Beaches closed, Inn closed: Clinic warns, don’t ‘stick your head in the sand,’ COVID-19 could be here

Beaches closed, Inn closed: Clinic warns, don’t ‘stick your head in the sand,’ COVID-19 could be here

BY MARCY SHORTUSE – Effective Thursday, March 19 all Lee County and Gasparilla Island beaches are closed due to concerns regarding COVID-19. This went into stringent effect at 6 p.m. on Thursday, March 19.

An emergency meeting of all mayors of Lee County municipalities and cities, Lee County Commissioner
Brian Hamman, Lee County Manager Roger Desjarlais, Senator Lizbeth Benacquisto and local representa-
tives were among those in a meeting Thursday morning.

It was determined that very stringent measures will be taken to make sure no one is on our beaches. This
includes pedestrian traffic as well. Signs were placed on the Boca Grande causeway to announce that to
people before they crossed the bridge.

State park beaches will more than likely follow suit in the near future. Right now, those parks are open 8 a.m. to 5 p.m. daily.

The Gasparilla Inn & Club announced on Wednesday that they will not be taking any new reservations
after Saturday, March 21. Current guests will stay for the remainder of their reservation. Other amenities at
the historic inn are closed or limited (see our “Closures, Cancellations and Postponements” story or check Ballyhoo in the hard copy of our paper for more).

Many local restaurants are doing take out only but some, such as South Beach, Scarpa’s Coastal and The Temp are open with limited seating capacity.

The bottom line is this: If you don’t believe that COVID-19 is on the island, the Boca Grande Health Clinic
has summed it up very succinctly.

“All I can say is get your head out of the sand and pay attention to what’s going on around you,” said Dr. Lauren Hana, the Clinic’s leading authority on this special circumstance. “Follow the recommendations. In my opinion, if you’re sick, you have it until proven otherwise and social responsibility to others dictates that you act appropriately. It should be automatic. There have most certainly been MANY possible exposures here. Boca Grande is a hot spot for travelers, particularly international.”
Case in point is Father Stephen Planning. On Monday an NBC affiliate in Washington D.C. publishedan article about Planning, who is the president of Gonzaga College High School in Northwest Washington, D.C. Planning is in self-quarantine after testing positive for the COVID-19. The story says that anyone who came into contact with Planning since March 1 should “contact their healthcare provider and follow the guidance of the Centers for Disease Control and Prevention and the D.C. Department of Health.”

The article also lists in detail Planning’s itinerary, which includes stops all along Florida’s west coast from Tampa/St. Pete to Naples and Sanibel. On March 4 Planning is listed as having lunch at The Gasparilla Inn &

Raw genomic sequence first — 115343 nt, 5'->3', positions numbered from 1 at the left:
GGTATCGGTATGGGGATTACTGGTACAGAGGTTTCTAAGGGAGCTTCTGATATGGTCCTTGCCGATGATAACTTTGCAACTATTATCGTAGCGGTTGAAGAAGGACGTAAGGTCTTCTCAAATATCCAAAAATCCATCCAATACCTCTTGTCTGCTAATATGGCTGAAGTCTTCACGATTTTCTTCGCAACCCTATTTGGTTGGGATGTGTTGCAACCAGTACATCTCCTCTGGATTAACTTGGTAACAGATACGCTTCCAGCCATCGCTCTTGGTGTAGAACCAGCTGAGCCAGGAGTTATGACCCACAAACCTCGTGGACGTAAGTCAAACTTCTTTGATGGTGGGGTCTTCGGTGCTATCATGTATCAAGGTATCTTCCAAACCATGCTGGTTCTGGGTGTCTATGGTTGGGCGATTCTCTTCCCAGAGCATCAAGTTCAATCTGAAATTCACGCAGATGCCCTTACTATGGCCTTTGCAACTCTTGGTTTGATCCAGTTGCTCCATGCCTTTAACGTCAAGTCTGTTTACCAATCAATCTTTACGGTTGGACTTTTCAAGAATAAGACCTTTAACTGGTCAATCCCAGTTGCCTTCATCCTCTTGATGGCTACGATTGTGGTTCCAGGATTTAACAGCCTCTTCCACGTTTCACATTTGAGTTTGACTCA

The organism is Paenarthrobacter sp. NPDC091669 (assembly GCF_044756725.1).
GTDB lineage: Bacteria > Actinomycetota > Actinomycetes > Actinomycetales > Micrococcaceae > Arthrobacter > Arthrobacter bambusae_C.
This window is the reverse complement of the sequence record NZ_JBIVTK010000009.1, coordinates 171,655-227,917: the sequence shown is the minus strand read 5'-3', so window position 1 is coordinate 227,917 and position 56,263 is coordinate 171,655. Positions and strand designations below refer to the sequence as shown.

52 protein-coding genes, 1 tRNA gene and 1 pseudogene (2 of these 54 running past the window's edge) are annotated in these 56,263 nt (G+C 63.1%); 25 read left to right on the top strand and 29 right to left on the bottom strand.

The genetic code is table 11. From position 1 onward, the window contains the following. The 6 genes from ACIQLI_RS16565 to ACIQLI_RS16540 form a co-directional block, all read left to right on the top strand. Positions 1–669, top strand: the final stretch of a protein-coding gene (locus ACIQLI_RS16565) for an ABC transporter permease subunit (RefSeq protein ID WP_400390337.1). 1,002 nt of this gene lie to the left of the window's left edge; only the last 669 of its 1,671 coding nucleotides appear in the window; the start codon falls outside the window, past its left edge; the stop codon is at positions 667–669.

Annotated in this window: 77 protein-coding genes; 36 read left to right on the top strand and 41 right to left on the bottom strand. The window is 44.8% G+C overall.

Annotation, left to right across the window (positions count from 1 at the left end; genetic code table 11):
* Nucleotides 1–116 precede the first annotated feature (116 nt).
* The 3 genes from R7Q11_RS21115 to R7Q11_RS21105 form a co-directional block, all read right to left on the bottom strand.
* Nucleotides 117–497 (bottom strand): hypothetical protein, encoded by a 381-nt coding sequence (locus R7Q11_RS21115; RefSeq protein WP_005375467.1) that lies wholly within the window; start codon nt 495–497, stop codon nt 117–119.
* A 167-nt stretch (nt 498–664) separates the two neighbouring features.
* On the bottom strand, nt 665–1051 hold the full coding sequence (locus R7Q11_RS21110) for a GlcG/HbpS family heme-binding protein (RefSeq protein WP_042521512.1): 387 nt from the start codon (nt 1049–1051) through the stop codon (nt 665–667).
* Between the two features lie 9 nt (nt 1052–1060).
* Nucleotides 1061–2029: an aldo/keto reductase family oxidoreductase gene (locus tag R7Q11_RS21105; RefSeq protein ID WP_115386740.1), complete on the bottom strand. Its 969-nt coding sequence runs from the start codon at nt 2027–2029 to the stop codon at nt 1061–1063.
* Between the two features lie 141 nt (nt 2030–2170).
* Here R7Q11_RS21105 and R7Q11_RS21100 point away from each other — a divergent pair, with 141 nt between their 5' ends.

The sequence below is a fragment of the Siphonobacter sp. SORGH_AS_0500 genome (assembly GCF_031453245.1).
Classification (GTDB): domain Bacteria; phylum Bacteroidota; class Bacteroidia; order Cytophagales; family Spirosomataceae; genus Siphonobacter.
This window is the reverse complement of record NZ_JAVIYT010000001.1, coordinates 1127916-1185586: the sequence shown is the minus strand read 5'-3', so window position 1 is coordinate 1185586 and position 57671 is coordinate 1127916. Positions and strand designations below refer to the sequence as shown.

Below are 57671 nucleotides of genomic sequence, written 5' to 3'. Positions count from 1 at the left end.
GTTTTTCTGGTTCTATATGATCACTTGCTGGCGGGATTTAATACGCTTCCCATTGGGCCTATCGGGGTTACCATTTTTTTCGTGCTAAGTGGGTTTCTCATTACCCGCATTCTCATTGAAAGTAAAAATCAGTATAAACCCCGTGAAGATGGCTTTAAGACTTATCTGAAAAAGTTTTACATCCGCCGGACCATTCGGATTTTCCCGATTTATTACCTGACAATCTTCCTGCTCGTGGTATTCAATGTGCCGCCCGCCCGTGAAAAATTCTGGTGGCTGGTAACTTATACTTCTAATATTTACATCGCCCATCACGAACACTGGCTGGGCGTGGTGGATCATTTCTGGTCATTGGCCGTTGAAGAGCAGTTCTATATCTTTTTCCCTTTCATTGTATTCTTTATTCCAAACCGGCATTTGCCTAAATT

Club (Beach Club) and showed a stop at Coffee & Friends, a local eatery that used to be the Egg and I on Placida Road in Englewood.

It has been confirmed that Planning did, in fact, have lunch at the Beach Club that day, but he and his dining
companion ate outdoors. His dining companion self-quarantined, and is feeling fine at the moment.

After leaving the west coast of Florida, Planning went on a tour of the state’s east coast. There is a good
chance he might have picked up the virus there, as the number of cases on that side of the state are exploding
right now.

Planning experienced a low-grade fever on Friday afternoon, March 13, two weeks after his Florida visit. He
went to a hospital in Washington D.C. and tested positive for COVID-19.

Speculation was already beginning on the island after EMS crews donned Personal Protection Equip-
ment (hazmat suits) to take a man staying at one of the Inn cottages to a local hospital on Thursday, March
12. The patient was experiencing flu-like symptoms, and was transported to a local hospital.

According to Boca Grande Fire Chief C.W. Blosser, that will be standard protocol in many cases.

“We have to protect our guys from getting sick,” Blosser said. “We can’t tell what type of sickness a person has when we’re at the scene, and we can’t afford to get our people sick. Sometimes we might wear masks, sometimes we might wear the suits. You might be seeing more and more of it. If our guys get sick or quarantined, it’s going to be very hard to find a replacement for them.”

This week Inn authorities sanctioned a decontamination of The Inn dormitories, fitness room and other areas as a safety precaution, said Gasparilla Inn General Manager Jon Reecher. This meant there were more people in hazmat suits in the area.
“We are just being safe,” Reecher said. “Employees are exposed to people all day long and I want them to
be safe.”
Right now, no COVID-19 cases are reported to be on the island. Dr. Hana at the Clinic said they are providing accurate and honest information as it becomes available to them, and they are trying to find every avenue to disseminate all important information to the community.

“The Clinic website, bghc.org, now has a Local COVID 19 update section that I will be updating daily withany news,” she said. “As the website says, ‘There is no known positive case of COVID 19 on our Island.’ I have written about recommendations being made on the federal level in the Beacon each week. A statement
was sent out last weekend from me regarding recommendations specific to our community.”

Our website, bocabeacon.com, now has an orange alert bar across the top that has a link to the Boca
Grande Health Clinic, and links to all COVID-19 stories or related topics on which we have reported.